Saif Gaddafi at a Brazilian art event, via Vivi Mascaro
The head of the London School of Economics is stepping down because of his involvement with Libya, especially the now-revealed-to-be pathological son, Saif al-Islam Gaddafi. Giving him a doctorate was a bit shameful, mainly because the doctorate seems to have been widely plagiarized and because it was followed by an unseemly donation to the school. What Howard Davies is drawing heat for now is that they started a program to train hundreds of Libyans as future leaders. That is actually not bad idea. If you give dictatorial regimes something to lose, then they can lose.
The argument here seems to be that the LSE should not have engaged with Libya at all. They were taking money stolen from the Libyan people, essentially at gunpoint. Fine and good, but I personally think that more engagement with pariah states leads them to act less like pariah dogs and more like pariah humans. Because then they have something to lose.
North Korea, for example, will never see the (relatively) peaceful people power that Egypt did. Egypt was connected to the world, there were cameras in Tahrir Square and Egyptian leaders had something to lose from international sanctions and travel bans. North Korea, however, is already disconnected from everyone but China, has already banned most media and monitors communications and they will simply kill anyone that tries to protest and arrest their families. They have nothing to lose.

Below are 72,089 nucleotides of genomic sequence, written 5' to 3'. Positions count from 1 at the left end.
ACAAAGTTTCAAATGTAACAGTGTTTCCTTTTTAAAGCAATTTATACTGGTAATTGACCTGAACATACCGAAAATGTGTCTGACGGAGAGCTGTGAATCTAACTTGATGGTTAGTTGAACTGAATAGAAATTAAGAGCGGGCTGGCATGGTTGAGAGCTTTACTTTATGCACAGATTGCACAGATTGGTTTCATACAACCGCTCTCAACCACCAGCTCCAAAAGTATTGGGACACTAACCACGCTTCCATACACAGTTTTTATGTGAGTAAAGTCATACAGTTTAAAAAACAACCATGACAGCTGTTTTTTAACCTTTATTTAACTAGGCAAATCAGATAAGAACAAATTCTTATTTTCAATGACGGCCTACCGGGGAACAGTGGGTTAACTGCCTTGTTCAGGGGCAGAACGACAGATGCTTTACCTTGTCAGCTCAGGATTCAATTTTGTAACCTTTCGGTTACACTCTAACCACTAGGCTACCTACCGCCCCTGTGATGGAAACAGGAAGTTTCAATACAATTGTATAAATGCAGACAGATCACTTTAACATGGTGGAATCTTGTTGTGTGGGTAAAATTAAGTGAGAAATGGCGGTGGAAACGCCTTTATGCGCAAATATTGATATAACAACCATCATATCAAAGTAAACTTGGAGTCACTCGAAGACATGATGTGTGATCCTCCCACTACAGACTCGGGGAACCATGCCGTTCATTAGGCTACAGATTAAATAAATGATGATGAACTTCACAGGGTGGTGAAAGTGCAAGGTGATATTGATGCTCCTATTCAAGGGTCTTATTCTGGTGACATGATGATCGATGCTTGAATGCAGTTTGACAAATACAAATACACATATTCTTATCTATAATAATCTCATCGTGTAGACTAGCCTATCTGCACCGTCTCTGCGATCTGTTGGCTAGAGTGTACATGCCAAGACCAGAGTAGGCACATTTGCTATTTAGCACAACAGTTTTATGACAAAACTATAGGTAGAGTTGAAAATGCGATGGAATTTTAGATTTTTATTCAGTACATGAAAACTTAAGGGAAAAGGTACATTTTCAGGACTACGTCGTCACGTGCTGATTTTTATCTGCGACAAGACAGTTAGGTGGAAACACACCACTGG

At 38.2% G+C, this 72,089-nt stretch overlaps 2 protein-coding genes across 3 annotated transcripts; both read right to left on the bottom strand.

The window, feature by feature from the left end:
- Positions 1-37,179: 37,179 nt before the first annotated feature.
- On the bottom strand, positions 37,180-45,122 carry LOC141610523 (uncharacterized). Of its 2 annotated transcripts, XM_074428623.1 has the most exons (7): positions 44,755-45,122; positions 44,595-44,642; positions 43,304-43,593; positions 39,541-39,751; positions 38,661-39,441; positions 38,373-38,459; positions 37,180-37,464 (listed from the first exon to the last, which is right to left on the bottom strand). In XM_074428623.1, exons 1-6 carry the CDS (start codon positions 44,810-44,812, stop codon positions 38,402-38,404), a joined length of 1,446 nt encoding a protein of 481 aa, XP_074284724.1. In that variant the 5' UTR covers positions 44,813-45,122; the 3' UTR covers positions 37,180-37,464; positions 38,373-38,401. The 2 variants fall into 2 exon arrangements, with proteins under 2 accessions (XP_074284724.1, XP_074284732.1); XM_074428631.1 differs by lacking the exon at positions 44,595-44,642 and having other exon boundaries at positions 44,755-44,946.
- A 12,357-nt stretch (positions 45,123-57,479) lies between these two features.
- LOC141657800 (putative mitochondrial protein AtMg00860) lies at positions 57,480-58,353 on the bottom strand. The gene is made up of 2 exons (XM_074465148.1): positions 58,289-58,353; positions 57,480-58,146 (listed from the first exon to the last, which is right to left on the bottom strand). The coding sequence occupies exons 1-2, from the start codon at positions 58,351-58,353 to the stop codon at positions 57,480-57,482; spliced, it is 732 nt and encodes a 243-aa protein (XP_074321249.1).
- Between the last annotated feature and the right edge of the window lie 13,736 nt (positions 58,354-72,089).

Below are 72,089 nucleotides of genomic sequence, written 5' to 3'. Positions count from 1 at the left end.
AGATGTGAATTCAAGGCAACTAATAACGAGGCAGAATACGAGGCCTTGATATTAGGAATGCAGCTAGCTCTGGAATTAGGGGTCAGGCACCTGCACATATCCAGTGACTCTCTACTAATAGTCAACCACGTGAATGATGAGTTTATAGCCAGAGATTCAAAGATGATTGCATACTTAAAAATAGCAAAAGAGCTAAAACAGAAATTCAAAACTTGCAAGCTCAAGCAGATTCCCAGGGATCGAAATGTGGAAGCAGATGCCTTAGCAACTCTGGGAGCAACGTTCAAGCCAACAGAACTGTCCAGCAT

Libya is somewhere in between because it has started to rejoin the global field. That they have anything to lose at all is largely because of the travels of Gaddafi’s sons. That its international diplomats were the first to break off is also probably because they’ve travelled. Education and travel are not like AK-47s. Supplying them to a pariah state doesn’t give them more tools for evil per se.
Education and travel are actually great tools for softening up the underbelly of any dictatorial regime. In Sri Lanka, the endless rounds of peace negotiations exposed middling LTTErs to travel, money and opportunities beyond bloodily defending a particular patch of land. Many of them became soft, quit or completely defected like the party-loving Karuna. Those guys had something to lose and thus Sri Lanka was actually able to win.
I certainly agree that the LSE looks stupid and the reputational damage is pretty severe. When I think of them I kinda laugh in my head because it seems quite transparent that you can buy a degree with enough money and connections. At the same time, however, if more civilized countries and organizations had connected with Libya, Libya might have more to lose and might not be actively killing and bombing their own people now. That’s the act of an animal backed into a corner, not that of a statesman who had long ago being coaxed into middle of the room.
Gaddafi scared of a mouse, from an ISHR campaign